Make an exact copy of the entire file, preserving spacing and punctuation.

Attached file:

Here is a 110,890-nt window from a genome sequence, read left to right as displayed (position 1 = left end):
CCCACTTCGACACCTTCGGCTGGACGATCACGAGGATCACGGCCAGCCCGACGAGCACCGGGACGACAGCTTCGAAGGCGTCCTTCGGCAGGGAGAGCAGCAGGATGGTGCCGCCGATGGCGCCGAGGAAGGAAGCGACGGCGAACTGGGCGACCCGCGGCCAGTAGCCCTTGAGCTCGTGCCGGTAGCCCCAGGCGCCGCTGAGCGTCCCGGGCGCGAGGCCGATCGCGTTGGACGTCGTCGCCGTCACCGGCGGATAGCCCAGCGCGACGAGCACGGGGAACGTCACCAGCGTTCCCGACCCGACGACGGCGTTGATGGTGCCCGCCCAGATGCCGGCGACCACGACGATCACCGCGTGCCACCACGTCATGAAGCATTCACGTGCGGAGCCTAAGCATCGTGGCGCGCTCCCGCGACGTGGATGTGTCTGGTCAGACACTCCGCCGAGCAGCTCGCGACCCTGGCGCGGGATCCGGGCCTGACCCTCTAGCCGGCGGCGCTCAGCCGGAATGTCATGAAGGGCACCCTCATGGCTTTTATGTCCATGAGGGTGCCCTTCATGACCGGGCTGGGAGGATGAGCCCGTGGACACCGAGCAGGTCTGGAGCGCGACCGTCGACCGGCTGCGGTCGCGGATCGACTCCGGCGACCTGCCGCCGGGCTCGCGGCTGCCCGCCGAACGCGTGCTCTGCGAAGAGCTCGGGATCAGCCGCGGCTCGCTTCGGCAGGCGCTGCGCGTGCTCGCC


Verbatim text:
Here is a 110,890-nt window from a genome sequence, read left to right as displayed (position 1 = left end):
CCCACTTCGACACCTTCGGCTGGACGATCACGAGGATCACGGCCAGCCCGACGAGCACCGGGACGACAGCTTCGAAGGCGTCCTTCGGCAGGGAGAGCAGCAGGATGGTGCCGCCGATGGCGCCGAGGAAGGAAGCGACGGCGAACTGGGCGACCCGCGGCCAGTAGCCCTTGAGCTCGTGCCGGTAGCCCCAGGCGCCGCTGAGCGTCCCGGGCGCGAGGCCGATCGCGTTGGACGTCGTCGCCGTCACCGGCGGATAGCCCAGCGCGACGAGCACGGGGAACGTCACCAGCGTTCCCGACCCGACGACGGCGTTGATGGTGCCCGCCCAGATGCCGGCGACCACGACGATCACCGCGTGCCACCACGTCATGAAGCATTCACGTGCGGAGCCTAAGCATCGTGGCGCGCTCCCGCGACGTGGATGTGTCTGGTCAGACACTCCGCCGAGCAGCTCGCGACCCTGGCGCGGGATCCGGGCCTGACCCTCTAGCCGGCGGCGCTCAGCCGGAATGTCATGAAGGGCACCCTCATGGCTTTTATGTCCATGAGGGTGCCCTTCATGACCGGGCTGGGAGGATGAGCCCGTGGACACCGAGCAGGTCTGGAGCGCGACCGTCGACCGGCTGCGGTCGCGGATCGACTCCGGCGACCTGCCGCCGGGCTCGCGGCTGCCCGCCGAACGCGTGCTCTGCGAAGAGCTCGGGATCAGCCGCGGCTCGCTTCGGCAGGCGCTGCGCGTGCTCGCC